The Library: a fragile history

February 7, 2023

When I go on vacation, I like to visit libraries. It’s interesting to see how different communities provide this service to their constituents. Knowing this, a friend loaned me a book called “The Library: a fragile history” by Andrew Pettegree and Arthur der Weduwen. I learned a lot in this book, and I wanted to share some of it with you. 

Fernando Colon (son of Christopher Columbus) had an extensive library. He was one of the first to put books on shelves with the spines facing out. Prior to that (and because the idea didn’t catch on, for quite a while afterwards) books were often stored flat in trunks or cupboards.

When writing about the large book collections that private citizens like Thomas Jefferson accumulated, the authors said, “One man’s passion project would be nothing but a burden to those to whom the responsibility of curation was passed on.”

Many precious books and libraries have been destroyed in wars, starting even before Caesar burned Alexandria, Egypt. Although Belgium was neutral during WWI, the Germans burned the university library at Louvain. The Treaty of Versailles required Germany to replace the books they had destroyed in Louvain, and the Germans did so within three years. Less than 20 years later they destroyed the Louvain library again. WWII was hard on libraries, not only were the Nazis burning books in the streets, both the Allies and the Axis bombed libraries throughout Europe. Many libraries and private book collections on both sides were destroyed.

I also learned why “Middlemarch” by George Eliot is so doggone long. England in the 1800s didn’t have any state-supported public libraries, but lots of literate citizens who couldn’t afford books. Entrepreneur Charles Mudie formed a private circulating library in the 1850s. He stocked a large number of books then charged an annual subscription of one guinea per year. A single book at that time cost around a guinea. Mudie would then charge a penny per checkout.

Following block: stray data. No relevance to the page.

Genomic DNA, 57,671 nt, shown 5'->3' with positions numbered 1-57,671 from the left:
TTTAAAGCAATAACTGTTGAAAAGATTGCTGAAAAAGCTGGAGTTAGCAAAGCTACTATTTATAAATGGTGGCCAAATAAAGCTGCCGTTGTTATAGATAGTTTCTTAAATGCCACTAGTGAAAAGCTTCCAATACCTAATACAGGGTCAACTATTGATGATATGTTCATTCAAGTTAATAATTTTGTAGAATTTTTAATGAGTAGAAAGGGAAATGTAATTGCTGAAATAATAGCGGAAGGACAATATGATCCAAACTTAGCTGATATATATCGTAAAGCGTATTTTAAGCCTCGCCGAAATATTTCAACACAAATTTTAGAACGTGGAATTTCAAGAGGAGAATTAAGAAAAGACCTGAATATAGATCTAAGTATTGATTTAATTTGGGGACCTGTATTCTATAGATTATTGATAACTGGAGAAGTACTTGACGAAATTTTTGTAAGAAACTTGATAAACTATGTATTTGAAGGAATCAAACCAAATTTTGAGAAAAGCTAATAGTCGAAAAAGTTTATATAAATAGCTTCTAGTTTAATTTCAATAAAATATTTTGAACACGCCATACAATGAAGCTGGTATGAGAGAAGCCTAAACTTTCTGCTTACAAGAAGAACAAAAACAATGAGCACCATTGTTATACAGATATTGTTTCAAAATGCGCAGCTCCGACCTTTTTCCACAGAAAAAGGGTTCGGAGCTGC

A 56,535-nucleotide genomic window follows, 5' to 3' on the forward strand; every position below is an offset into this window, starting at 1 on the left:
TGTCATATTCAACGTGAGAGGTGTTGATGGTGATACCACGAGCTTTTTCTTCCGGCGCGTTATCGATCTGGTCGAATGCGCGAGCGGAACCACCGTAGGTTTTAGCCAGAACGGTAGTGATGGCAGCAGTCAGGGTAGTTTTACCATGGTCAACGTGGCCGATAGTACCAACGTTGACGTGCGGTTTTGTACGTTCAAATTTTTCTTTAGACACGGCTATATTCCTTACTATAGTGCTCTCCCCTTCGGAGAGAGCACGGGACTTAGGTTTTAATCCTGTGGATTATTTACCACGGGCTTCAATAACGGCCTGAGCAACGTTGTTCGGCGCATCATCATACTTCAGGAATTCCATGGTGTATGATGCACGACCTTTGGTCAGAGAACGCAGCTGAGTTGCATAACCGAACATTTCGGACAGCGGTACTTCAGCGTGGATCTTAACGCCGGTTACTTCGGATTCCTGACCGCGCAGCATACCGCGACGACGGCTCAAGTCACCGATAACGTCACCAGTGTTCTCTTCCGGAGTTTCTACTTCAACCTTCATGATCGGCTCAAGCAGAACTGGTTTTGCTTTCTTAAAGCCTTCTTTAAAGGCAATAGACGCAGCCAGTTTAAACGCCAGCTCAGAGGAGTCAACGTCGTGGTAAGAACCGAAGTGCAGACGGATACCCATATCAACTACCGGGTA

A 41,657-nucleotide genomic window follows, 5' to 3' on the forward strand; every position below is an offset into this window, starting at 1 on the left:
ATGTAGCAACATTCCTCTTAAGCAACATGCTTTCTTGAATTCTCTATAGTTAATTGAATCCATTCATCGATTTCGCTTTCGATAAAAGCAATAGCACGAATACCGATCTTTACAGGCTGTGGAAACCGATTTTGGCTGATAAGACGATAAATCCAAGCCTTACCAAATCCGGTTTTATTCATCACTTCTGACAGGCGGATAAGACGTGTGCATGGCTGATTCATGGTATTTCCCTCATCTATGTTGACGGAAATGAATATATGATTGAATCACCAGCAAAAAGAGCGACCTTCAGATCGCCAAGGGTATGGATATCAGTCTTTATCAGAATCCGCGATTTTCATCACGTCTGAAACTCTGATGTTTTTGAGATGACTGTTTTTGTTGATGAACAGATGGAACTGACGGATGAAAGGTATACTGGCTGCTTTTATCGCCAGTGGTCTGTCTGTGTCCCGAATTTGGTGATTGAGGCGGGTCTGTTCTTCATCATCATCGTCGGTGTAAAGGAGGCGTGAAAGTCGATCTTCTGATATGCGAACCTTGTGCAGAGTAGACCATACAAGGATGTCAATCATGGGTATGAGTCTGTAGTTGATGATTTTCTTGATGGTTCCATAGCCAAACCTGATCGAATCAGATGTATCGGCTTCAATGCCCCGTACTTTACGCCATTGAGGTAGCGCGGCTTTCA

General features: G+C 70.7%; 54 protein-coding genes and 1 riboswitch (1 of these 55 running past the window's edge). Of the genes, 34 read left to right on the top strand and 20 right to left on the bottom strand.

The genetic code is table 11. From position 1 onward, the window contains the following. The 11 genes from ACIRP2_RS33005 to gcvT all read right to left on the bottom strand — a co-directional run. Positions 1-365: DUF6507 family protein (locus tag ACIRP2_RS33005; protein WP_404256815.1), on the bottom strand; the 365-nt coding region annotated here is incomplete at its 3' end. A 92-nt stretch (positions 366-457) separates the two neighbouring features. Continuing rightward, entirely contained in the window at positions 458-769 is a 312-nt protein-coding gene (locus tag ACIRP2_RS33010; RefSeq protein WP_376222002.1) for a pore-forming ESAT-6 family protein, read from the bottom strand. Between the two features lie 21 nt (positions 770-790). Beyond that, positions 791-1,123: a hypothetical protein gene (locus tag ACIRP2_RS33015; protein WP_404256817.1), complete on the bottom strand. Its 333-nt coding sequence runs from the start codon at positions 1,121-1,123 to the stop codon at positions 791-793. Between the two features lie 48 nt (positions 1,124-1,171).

Through this business model, he created a near monopoly in the fiction market. He would purchase 1,500 copies of a new book by a popular author to lend to his customers in London. By the end of the 1800s Mudi’s collection contained over seven million books. Because he purchased so many books, publishers catered to him, and sought authors who could meet his writing requirements.

Popular fiction authors of that time included Dickens, Eliot, Thackery and Disraeli. Mudie looked for books that were 200,000 words in length, which adds up to around 700 pages. (Think “Moby Dick.”) Most popular novels today are around 300 pages. These titles were published in a three-volume format, so to read the entire book, you had to check out three separate volumes, at a penny a checkout. According to Pettegree and der Weduwen, authors struggled to fill the second volume and often resorted to inserting “a convoluted (though chaste) love story between two marginal characters in the novel’s middle passage.” 

This is just a tidbit of the information I found in the 400 pages of “The Library: a fragile history.” The Gering Library does not have this particular book- but you can find “The Library Book” by Susan Orleans on the shelves, and it covers some of the same material. If you would like to read “The Library: a fragile history” we can order it through interlibrary loan.

We think of libraries as free, but through the ages, libraries have rarely been free to the public. Early libraries were restricted to the owners, either religious orders or wealthy private citizens. Books were expensive to make but useless to those who could not read and those who had different political or religious ideas. Without community champions, libraries can fall prey to political pressures, apathy, and societal conflict.

“It is the randomness of books, of taste and curiosity that ensures that libraries remain a place where a broad cross-section of society can drop in, wander, browse, and leave when they like. It is the randomness that marks out the library from other public shared space; and the search for something uplifting, whatever it may be.”

Leave a Reply

Your email address will not be published. Required fields are marked *